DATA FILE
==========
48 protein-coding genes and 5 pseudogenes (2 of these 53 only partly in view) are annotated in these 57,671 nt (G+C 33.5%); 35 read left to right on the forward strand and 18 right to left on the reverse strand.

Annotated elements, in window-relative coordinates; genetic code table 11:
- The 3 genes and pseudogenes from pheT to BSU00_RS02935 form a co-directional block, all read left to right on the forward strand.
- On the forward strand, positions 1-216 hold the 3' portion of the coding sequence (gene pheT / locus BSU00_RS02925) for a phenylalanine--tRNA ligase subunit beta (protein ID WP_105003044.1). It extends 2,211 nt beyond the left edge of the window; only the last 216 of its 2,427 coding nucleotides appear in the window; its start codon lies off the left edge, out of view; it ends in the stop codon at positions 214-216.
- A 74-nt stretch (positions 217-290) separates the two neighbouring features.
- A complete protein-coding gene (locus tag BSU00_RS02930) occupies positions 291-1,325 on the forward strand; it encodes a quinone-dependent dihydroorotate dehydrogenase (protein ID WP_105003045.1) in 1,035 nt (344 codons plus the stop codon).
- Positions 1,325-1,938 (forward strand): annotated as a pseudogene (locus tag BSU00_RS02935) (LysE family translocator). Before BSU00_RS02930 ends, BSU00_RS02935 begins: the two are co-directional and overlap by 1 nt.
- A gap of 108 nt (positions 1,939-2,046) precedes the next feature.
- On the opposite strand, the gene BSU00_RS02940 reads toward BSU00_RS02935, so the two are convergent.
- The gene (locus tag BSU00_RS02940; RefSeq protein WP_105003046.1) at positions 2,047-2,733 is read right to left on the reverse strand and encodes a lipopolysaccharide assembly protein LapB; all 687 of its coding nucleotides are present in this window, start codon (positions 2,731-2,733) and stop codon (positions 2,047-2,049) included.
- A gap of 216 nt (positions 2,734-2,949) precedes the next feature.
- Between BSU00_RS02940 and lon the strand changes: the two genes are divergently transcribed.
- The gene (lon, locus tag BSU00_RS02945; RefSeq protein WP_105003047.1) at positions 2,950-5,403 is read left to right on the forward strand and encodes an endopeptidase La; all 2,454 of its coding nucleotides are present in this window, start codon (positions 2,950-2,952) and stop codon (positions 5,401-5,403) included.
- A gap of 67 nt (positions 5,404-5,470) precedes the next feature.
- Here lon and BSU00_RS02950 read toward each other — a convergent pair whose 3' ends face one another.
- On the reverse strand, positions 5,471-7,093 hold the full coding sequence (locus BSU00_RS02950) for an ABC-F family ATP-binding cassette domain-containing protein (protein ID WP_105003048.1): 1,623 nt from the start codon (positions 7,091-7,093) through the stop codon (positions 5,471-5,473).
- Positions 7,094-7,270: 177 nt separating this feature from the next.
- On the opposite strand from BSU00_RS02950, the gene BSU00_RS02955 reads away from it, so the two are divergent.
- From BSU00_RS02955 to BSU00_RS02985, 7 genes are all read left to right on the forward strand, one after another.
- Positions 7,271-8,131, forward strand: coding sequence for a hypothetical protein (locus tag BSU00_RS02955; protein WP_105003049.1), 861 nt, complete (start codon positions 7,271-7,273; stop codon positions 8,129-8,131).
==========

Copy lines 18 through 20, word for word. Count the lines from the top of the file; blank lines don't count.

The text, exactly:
- On the opposite strand from BSU00_RS02950, the gene BSU00_RS02955 reads away from it, so the two are divergent.
- From BSU00_RS02955 to BSU00_RS02985, 7 genes are all read left to right on the forward strand, one after another.
- Positions 7,271-8,131, forward strand: coding sequence for a hypothetical protein (locus tag BSU00_RS02955; protein WP_105003049.1), 861 nt, complete (start codon positions 7,271-7,273; stop codon positions 8,129-8,131).